Don’t File Fraudulent Returns Because Amending Them Will Not Help

The US Tax Court (Tax Court), in a short opinion, provided a reminder to taxpayers that penalties for filing fraudulent returns cannot be avoided by subsequently filing amended returns. In Gaskin v. Commissioner, TC Memo 2018-89, the taxpayer admitted his original returns were fraudulent. While under criminal investigation, he attempted to cure the fraudulent filings by filing amended returns, reporting more than $100,000 of additional tax. Ultimately, the tax due exceeded the amount reported on the amended returns.

Despite admitting his original fraud, the taxpayer argued that the fraud penalty did not apply because the tax due only modestly exceeded the tax reported on his amended returns. The Tax Court disagreed. Relying on the regulations and Supreme Court precedent, the court held that the amount of the underpayment and the fraudulent intent are both determined by reference to original—not amended—returns. It therefore upheld imposition of the fraud penalty.

Practice Point: Don’t file fraudulent returns! All joking aside, this case reminds us that although filing an amended return can cure some infirmities on your return, you have to be very careful in choosing whether to amend a return. As long as you did your best to accurately calculate your tax due on your original return, you are not required to amend that return if you later find out you were wrong. This is true even if the statute of limitations is still open. Indeed, there is no requirement to amend a return. However, there may be reasons to file an amended return; for example, if you know that you will need to base a future return’s position on a previous return’s position (e.g., the amount of earnings and profits stated on the return). Taxpayers need to be mindful, however, that if you amend your return, it must be accurate to the best of your knowledge when you sign it as to all items and any other errors discovered after the original return was filed must also be corrected. Accordingly, you cannot amend only the favorable positions discovered after you filed your original return.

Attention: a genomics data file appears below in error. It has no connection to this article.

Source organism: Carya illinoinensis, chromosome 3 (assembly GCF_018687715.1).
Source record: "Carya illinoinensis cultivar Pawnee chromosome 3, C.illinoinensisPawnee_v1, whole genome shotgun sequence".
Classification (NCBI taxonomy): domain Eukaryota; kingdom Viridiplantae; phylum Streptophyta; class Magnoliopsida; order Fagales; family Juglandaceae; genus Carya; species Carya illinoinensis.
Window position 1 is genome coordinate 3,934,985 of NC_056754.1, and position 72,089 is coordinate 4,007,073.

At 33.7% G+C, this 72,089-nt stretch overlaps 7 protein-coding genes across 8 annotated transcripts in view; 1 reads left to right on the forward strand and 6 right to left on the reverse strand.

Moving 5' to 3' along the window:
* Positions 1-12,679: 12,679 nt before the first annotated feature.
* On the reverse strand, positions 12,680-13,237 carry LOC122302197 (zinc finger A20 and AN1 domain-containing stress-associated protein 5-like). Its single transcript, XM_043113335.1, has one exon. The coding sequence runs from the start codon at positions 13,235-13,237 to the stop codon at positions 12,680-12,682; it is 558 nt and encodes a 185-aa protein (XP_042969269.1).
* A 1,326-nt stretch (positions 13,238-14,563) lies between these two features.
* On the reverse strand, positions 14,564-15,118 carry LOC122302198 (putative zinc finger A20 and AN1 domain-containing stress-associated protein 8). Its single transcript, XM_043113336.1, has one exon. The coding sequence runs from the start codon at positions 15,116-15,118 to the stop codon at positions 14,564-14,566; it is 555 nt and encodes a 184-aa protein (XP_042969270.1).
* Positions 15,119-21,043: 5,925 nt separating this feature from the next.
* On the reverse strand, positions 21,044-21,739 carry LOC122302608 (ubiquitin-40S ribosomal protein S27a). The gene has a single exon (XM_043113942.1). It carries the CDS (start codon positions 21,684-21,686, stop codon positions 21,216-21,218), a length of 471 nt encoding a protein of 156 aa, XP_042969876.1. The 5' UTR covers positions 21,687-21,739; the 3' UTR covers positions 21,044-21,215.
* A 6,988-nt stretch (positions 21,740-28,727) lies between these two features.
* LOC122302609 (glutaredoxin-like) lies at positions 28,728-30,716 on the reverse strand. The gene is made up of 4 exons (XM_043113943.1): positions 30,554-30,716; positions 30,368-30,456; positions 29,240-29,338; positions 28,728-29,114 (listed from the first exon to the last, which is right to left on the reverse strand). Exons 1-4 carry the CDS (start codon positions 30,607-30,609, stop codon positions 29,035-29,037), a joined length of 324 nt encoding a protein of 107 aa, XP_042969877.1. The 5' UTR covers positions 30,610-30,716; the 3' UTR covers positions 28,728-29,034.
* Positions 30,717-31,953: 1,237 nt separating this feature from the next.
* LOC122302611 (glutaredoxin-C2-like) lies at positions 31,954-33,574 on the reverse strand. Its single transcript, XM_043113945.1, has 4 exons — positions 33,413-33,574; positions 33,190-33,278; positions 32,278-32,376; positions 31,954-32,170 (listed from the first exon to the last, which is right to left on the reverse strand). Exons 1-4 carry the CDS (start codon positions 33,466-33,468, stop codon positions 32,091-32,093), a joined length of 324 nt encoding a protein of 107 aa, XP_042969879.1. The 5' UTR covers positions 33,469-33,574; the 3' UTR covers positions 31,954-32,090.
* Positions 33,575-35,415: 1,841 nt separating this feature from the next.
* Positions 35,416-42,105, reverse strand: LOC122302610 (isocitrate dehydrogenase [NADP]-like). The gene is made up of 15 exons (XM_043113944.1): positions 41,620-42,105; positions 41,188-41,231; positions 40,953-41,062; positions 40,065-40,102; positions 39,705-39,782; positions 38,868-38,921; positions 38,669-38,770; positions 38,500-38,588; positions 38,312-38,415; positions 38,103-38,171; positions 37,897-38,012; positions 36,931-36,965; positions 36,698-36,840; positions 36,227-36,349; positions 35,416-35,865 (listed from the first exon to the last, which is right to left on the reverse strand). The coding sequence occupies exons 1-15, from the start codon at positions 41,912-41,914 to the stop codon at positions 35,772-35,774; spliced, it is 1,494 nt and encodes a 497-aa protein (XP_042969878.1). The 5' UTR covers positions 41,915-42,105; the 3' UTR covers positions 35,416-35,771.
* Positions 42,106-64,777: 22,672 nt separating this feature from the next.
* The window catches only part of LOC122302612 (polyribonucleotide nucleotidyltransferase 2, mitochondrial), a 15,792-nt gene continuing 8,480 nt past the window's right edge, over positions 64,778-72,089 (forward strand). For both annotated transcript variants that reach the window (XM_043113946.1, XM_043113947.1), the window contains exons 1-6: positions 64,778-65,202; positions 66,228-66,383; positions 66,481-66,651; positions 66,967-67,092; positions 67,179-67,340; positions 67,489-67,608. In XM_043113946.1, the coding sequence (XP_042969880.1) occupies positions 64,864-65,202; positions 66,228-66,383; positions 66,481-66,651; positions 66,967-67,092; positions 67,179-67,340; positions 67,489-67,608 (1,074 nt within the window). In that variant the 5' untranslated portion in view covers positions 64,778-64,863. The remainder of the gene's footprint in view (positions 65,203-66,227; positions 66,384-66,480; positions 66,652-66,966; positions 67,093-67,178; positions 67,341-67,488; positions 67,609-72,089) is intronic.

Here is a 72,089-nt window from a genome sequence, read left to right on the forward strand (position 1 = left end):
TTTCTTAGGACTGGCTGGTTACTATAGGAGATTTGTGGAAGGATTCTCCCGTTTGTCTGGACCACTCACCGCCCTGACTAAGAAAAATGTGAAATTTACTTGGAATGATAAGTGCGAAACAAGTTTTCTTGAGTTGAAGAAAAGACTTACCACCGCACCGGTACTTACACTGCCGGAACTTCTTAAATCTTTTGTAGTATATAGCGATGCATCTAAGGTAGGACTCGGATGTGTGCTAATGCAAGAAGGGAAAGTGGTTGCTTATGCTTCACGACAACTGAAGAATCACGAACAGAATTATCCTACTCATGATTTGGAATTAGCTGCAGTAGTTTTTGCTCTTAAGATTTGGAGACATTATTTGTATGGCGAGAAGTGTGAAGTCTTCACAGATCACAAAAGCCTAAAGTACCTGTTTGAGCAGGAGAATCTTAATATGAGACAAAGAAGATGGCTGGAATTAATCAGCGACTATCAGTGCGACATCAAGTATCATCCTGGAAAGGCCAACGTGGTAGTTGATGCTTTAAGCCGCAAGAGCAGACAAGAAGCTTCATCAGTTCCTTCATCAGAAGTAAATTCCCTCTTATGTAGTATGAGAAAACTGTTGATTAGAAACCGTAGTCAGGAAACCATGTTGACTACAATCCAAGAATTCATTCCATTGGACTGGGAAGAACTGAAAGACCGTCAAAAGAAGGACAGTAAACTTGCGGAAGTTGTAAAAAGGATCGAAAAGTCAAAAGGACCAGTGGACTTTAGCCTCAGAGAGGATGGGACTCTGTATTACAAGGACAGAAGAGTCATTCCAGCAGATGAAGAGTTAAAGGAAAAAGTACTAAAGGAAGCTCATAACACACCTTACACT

Andrew R. RobersonAndrew R. Roberson
Andrew (Andy) R. Roberson focuses his practice on tax controversy and litigation matters. He represents clients before the Internal Revenue Service (IRS) Examination Division and Appeals Office and has been involved in more than 50 matters at all levels of the federal court system, including the US Tax Court, several US courts of appeal and the Supreme Court. Andy has experience settling tax disputes through alternative dispute resolution procedures, including Fast Track Settlement and Post-Appeals Mediation, and in representing clients in Compliance Assurance Process (CAP) audits. He also represents individuals in Global High Wealth Industry Group audits and in connection with offshore disclosure programs. Read Andy Roberson's full bio.


Kevin HallKevin Hall
Kevin Hall focuses his practice on domestic and international tax matters for multinational companies and high-net-worth individuals. Kevin has experience planning and implementing a variety of transactions, including domestic and cross-border mergers, acquisitions, spin-offs, and joint ventures. He has provided tax advice in connection with capital markets transactions and cross-border lending transactions. He has also advised fund sponsors and fund investors. Read Kevin Hall's full bio.


Kevin SpencerKevin Spencer
Kevin Spencer focuses his practice on tax controversy issues. Kevin represents clients in complicated tax disputes in court and before the Internal Revenue Service (IRS) at the IRS Appeals and Examination divisions. In addition to his tax controversy practice, Kevin has broad experience advising clients on various tax issues, including tax accounting, employment and reasonable compensation, civil and criminal tax penalties, IRS procedures, reportable transactions and tax shelters, renewable energy, state and local tax, and private client matters. After earning his Master of Tax degree, Kevin had the privilege to clerk for the Honorable Robert P. Ruwe on the US Tax Court. Read Kevin Spencer's full bio.

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